Others also interpreted Britain’s swift pledge on Friday to pursue ratification as a sign it would back a joint effort by France and Germany to salvage the pact, known as the Lisbon treaty, during the French Presidency of the EU later this year. But Luxembourg Prime Minister and veteran EU deal-maker Jean-Claude Juncker was more downbeat, forecasting the emergence of a two-speed Europe in which a small grouping of EU states would develop joint policy initiatives by themselves. “Given that it is increasingly hard to get all states moving together, probably the only thing left is a ‘Club of the Few’,” said Juncker, a contender for the powerful EU president post foreseen by the treaty.

France’s Le Monde newspaper called for the launch of an “avant-garde” of nations ready to agree policy by majority voting rather than by unanimity, while Germany’s Sueddeutsche Zeitung predicted a “Europe of varying intensities”. “Time has shown that the majority of EU states follow when a small group seizes the initiative,” it wrote. Any bid to salvage the project would be in sharp contrast to 2005, when ‘No’ votes in founder EU members France and the Netherlands sounded the death knell for the planned EU constitution which the new treaty was drafted to replace. “This time the scenario is radically different,” said Belgium’s Le Soir. “The idea is to completely isolate Ireland.”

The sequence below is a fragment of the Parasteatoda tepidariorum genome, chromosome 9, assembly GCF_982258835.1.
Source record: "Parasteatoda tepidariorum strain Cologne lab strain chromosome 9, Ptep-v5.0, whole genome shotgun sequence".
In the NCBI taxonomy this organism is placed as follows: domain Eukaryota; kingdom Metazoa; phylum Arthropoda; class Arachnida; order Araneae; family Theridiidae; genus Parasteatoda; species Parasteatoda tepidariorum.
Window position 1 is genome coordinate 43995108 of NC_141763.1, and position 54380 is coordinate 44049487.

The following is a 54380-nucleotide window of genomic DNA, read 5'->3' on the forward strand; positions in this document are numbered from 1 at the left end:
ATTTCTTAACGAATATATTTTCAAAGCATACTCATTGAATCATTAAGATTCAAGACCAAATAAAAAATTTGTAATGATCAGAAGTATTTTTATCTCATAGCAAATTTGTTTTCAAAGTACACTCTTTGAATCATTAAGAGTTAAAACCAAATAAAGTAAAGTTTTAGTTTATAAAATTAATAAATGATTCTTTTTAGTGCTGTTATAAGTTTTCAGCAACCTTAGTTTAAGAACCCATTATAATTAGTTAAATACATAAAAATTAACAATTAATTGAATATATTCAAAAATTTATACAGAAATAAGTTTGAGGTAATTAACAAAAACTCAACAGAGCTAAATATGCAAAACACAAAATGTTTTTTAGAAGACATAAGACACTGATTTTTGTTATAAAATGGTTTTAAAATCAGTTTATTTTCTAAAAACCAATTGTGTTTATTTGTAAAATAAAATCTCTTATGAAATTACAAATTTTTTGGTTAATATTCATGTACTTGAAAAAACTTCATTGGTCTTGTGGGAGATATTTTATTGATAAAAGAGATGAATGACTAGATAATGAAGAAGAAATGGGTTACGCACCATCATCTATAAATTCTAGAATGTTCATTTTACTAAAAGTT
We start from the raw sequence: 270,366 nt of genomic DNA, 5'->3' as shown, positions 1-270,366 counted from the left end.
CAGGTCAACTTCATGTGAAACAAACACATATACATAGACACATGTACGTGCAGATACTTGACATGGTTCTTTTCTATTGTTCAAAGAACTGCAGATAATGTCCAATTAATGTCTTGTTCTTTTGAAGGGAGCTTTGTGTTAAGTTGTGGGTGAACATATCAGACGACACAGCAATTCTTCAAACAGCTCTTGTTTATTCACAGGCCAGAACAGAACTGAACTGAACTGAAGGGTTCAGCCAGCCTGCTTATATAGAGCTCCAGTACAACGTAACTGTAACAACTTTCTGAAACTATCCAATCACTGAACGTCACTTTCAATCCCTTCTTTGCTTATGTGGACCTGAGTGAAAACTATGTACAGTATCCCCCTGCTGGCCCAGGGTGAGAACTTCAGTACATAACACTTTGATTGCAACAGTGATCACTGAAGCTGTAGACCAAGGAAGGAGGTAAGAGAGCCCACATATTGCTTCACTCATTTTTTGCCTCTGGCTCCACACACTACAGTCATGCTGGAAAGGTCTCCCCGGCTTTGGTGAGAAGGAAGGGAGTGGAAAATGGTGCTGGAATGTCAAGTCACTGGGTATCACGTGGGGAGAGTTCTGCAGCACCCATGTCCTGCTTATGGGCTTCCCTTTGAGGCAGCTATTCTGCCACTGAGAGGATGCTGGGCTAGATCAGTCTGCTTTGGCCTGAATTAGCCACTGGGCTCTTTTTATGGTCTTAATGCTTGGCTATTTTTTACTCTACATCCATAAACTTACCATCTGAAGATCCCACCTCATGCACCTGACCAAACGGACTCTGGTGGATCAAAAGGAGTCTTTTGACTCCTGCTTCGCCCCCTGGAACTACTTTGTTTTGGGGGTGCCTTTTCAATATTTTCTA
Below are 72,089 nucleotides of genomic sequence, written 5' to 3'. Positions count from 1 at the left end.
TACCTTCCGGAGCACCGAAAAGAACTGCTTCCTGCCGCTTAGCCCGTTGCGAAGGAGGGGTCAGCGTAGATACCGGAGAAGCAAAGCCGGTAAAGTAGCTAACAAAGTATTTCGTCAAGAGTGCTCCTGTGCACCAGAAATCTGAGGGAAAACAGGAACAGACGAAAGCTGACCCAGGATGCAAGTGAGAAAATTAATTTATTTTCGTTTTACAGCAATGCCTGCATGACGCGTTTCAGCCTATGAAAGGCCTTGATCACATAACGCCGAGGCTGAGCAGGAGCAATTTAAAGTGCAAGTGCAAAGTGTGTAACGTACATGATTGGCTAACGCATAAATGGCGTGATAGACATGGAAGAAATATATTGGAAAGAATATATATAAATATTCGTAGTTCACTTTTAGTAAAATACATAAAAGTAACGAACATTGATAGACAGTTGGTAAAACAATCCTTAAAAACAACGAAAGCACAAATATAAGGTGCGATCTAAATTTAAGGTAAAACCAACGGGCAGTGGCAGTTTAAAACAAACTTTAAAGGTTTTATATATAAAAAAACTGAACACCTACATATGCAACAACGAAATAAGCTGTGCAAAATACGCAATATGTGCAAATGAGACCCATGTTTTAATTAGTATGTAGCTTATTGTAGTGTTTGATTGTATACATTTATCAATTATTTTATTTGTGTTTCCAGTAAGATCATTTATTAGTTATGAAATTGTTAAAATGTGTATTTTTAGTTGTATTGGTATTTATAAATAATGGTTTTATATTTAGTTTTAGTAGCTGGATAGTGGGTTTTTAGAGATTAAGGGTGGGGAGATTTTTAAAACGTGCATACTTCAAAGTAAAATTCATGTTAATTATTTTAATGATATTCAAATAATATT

Commentators fretted over the damage done to the EU’s image abroad by the resounding 53.4% vote against a treaty aimed at streamlining decision-making in the enlarged 27-member bloc and strengthening its voice on the world stage. Many argued the referendum was not against the treaty itself -- an opaque text few profess to have read -- but was hijacked by domestic issues and a popular dissatisfaction throughout the bloc with an EU widely regarded as elitist and bureaucratic.

France’s Le Figaro suggested that the Irish be called to vote again on a tweaked text and that Paris, Berlin and should London work together to get EU reform back on track.

Irish Prime Minister Brian Cowen, who must now present ideas on the way forward to an EU summit next week, said late on Friday he was not “ruling anything in or out or up or down” but officials in Dublin do not relish the prospect of a new vote.
German Foreign Minister Frank-Walter Steinmeier told reporters during a trip to China the onus was now on Ireland to “clear the way” for the bloc’s other 26 members to continue developing joint EU policies, without elaborating.
Cypriot Foreign Minister Markos Kyprianou also suggested one option was working out “special arrangements” for Ireland while the other 26 states moved ahead with ratification.
But Greece’s To Vima newspaper said the fate of the treaty lay in the hands of countries with strong Eurosceptic currents, such as Britain and the Czech Republic, whose president insisted on Friday that ratification moves must be frozen. Speculation was rife about the way ahead.
Scenarios listed by Britain’s Guardian newspaper ranged from the rise of a two-speed Europe and the improbable outcome that Ireland be told to leave the EU -- what it called the “Stuff the Irish” solution. But it sighed: “What happens now is as clear as peat soil.” (Reuters)